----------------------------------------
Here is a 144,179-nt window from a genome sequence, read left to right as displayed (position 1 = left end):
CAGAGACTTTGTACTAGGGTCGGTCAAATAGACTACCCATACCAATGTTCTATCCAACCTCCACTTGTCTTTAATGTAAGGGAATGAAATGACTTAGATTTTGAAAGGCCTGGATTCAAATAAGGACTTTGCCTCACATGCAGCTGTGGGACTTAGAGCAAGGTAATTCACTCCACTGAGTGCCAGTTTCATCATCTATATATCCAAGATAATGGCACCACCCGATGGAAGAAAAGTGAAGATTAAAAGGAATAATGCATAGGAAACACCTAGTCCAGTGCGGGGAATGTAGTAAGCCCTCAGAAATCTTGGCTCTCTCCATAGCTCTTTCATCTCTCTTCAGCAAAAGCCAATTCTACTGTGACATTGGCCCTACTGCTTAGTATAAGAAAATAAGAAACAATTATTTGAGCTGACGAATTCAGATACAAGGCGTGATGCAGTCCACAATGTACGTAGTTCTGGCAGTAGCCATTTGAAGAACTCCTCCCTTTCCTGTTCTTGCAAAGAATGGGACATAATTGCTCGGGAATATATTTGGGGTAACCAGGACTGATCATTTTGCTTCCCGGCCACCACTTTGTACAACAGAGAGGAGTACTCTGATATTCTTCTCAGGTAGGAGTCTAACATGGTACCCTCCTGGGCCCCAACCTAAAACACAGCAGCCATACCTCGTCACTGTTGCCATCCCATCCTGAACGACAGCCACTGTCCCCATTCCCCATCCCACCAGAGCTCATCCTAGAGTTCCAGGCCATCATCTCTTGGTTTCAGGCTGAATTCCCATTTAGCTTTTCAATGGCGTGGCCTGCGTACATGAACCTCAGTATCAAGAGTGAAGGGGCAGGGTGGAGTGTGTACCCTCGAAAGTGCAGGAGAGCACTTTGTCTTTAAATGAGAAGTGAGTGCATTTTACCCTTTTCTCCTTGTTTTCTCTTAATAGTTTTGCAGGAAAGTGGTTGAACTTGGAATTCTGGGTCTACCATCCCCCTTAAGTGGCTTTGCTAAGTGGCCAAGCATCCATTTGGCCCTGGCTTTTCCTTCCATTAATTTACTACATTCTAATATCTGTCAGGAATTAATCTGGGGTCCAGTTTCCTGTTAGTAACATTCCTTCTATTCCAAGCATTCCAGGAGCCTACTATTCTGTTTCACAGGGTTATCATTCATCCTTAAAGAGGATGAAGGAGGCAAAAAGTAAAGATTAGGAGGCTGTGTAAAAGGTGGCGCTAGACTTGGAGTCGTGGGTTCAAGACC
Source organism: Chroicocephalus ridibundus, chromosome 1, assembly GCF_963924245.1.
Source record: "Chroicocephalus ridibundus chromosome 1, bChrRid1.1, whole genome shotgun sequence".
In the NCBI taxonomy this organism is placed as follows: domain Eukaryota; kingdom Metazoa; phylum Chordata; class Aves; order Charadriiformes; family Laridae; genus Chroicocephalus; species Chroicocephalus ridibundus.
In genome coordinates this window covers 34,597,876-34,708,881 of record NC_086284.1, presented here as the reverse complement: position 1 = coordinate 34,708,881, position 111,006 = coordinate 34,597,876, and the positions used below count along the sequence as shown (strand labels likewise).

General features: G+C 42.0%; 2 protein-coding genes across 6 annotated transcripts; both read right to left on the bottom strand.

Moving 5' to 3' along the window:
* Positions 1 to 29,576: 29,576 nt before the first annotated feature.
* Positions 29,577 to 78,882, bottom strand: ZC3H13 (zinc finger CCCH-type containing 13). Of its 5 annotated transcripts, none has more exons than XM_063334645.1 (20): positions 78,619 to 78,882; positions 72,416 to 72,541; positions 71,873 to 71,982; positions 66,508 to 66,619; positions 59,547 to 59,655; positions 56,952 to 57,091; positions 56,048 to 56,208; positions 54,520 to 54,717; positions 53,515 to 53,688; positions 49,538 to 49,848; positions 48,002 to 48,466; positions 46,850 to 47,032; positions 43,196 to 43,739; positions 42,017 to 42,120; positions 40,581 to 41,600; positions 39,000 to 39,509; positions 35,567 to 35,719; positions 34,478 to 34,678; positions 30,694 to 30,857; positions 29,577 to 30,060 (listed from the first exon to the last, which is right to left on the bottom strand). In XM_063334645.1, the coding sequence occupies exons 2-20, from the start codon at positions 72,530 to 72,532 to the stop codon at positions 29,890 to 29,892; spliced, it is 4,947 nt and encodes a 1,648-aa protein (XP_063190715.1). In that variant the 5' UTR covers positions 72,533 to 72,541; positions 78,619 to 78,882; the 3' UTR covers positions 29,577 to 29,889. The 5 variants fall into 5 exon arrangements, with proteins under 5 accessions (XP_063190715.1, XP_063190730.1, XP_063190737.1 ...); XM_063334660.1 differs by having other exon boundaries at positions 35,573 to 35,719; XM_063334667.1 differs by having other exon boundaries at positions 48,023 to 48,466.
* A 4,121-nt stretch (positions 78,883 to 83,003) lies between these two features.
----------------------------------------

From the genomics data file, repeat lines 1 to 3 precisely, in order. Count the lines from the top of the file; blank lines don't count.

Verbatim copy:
Here is a 144,179-nt window from a genome sequence, read left to right as displayed (position 1 = left end):
CAGAGACTTTGTACTAGGGTCGGTCAAATAGACTACCCATACCAATGTTCTATCCAACCTCCACTTGTCTTTAATGTAAGGGAATGAAATGACTTAGATTTTGAAAGGCCTGGATTCAAATAAGGACTTTGCCTCACATGCAGCTGTGGGACTTAGAGCAAGGTAATTCACTCCACTGAGTGCCAGTTTCATCATCTATATATCCAAGATAATGGCACCACCCGATGGAAGAAAAGTGAAGATTAAAAGGAATAATGCATAGGAAACACCTAGTCCAGTGCGGGGAATGTAGTAAGCCCTCAGAAATCTTGGCTCTCTCCATAGCTCTTTCATCTCTCTTCAGCAAAAGCCAATTCTACTGTGACATTGGCCCTACTGCTTAGTATAAGAAAATAAGAAACAATTATTTGAGCTGACGAATTCAGATACAAGGCGTGATGCAGTCCACAATGTACGTAGTTCTGGCAGTAGCCATTTGAAGAACTCCTCCCTTTCCTGTTCTTGCAAAGAATGGGACATAATTGCTCGGGAATATATTTGGGGTAACCAGGACTGATCATTTTGCTTCCCGGCCACCACTTTGTACAACAGAGAGGAGTACTCTGATATTCTTCTCAGGTAGGAGTCTAACATGGTACCCTCCTGGGCCCCAACCTAAAACACAGCAGCCATACCTCGTCACTGTTGCCATCCCATCCTGAACGACAGCCACTGTCCCCATTCCCCATCCCACCAGAGCTCATCCTAGAGTTCCAGGCCATCATCTCTTGGTTTCAGGCTGAATTCCCATTTAGCTTTTCAATGGCGTGGCCTGCGTACATGAACCTCAGTATCAAGAGTGAAGGGGCAGGGTGGAGTGTGTACCCTCGAAAGTGCAGGAGAGCACTTTGTCTTTAAATGAGAAGTGAGTGCATTTTACCCTTTTCTCCTTGTTTTCTCTTAATAGTTTTGCAGGAAAGTGGTTGAACTTGGAATTCTGGGTCTACCATCCCCCTTAAGTGGCTTTGCTAAGTGGCCAAGCATCCATTTGGCCCTGGCTTTTCCTTCCATTAATTTACTACATTCTAATATCTGTCAGGAATTAATCTGGGGTCCAGTTTCCTGTTAGTAACATTCCTTCTATTCCAAGCATTCCAGGAGCCTACTATTCTGTTTCACAGGGTTATCATTCATCCTTAAAGAGGATGAAGGAGGCAAAAAGTAAAGATTAGGAGGCTGTGTAAAAGGTGGCGCTAGACTTGGAGTCGTGGGTTCAAGACC
Source organism: Chroicocephalus ridibundus, chromosome 1, assembly GCF_963924245.1.